Woods fire off Blairs Valley Road under investigation

April 01, 2010|By DAVE McMILLION
  • John Washabaugh, a firefighter with Co 56 in McConnellsburg, Pa., hits hot spots with water Thursday afternoon during a mountain fire off of Blairs Valley Road near Whitetail Ski Resort.
By Joe Crocetta/Staff Photographer,

MERCERSBURG, PA. -- A woods fire Thursday afternoon burned about four acres off Blairs Valley Road just north of Whitetail Resort, and fire officials said the Franklin County blaze illustrates the high threat of forest fires in the region.

A spokesman for the Pennsylvania Department of Conservation and Natural Resources said it was believed the fire was the result of a "human cause," but an investigation into the blaze continued Thursday afternoon.

The fire at 14173 Blairs Valley Road started behind a home, and a charred riding lawn mower was among the burned debris behind the house.

The fire on private property spread up the side of the steep, rocky, wooded area.

About 50 firefighters brought the fire under control in about 1 1/2 hours, DCNR spokesman Ray E. Miller said. After the fire was contained, firefighters worked to put out flames inside the perimeter, Miller said.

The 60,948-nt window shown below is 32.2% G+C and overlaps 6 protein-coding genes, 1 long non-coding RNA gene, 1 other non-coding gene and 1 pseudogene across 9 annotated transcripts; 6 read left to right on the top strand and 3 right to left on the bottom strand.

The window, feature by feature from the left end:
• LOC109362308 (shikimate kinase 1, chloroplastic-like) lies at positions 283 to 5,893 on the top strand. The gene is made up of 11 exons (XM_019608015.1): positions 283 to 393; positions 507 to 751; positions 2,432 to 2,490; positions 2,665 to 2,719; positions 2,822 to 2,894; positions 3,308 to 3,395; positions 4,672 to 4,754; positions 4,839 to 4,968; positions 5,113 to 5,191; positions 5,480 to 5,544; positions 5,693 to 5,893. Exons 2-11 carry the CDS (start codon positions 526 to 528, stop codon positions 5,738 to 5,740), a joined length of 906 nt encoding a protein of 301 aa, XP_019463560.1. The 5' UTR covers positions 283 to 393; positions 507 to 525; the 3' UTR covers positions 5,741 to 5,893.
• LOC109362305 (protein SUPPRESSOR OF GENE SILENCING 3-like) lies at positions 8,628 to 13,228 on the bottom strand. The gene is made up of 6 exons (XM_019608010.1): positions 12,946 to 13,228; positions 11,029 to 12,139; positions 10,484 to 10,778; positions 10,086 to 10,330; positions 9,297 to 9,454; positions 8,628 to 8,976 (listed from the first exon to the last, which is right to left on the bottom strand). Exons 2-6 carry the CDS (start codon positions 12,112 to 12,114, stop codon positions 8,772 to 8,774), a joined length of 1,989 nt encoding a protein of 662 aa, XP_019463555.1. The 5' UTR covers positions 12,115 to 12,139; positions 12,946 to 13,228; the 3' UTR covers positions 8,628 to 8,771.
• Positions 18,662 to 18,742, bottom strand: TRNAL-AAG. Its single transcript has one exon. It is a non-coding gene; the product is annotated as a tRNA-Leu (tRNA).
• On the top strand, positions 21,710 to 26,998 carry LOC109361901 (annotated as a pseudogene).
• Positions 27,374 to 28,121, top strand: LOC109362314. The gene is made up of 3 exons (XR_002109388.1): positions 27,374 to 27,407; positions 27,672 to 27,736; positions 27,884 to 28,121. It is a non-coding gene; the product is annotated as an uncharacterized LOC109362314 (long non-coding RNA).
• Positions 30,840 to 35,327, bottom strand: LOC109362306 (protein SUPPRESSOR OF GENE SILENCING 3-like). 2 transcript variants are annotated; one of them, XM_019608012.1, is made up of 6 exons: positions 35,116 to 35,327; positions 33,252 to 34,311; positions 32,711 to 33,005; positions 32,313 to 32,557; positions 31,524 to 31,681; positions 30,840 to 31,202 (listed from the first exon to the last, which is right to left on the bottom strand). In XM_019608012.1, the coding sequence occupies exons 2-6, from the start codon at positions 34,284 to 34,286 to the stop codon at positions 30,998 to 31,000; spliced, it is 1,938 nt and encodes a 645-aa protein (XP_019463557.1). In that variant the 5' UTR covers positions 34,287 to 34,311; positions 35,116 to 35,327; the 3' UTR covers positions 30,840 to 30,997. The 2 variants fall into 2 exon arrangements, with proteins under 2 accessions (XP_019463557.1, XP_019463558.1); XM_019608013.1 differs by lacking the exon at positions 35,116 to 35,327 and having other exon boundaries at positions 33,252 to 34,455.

The fire, which was reported at 2:02 p.m., occurred near Alpine Drive south of Mountainside Drive, officials said.


Miller said firefighters were fortunate that winds were calm Thursday. Had it been windy, the fire easily could have spread over 100 acres, Miller said.

"If it would have been windy, it wouldn't have stopped at 100 acres," said Dusty Stoner, chief of the Mercersburg, Montgomery, Peters & Warren Volunteer Fire Company.

Miller urged people to be careful with outdoor fires. Although no burning ban is in place in Franklin County, woods are starting to get dry because there are no leaves on trees to block the sun's rays, Miller said.

As a result, leaves on the ground are drying out fast and posing a fire danger, Miller said.

The danger of fire will continue over the next two days as warm, sunny weather is expected, Miller said. Miller urged people to hold off on burning debris outside until the region gets significant rain.

Anyone who feels they need to burn debris now should closely monitor it, Miller said.

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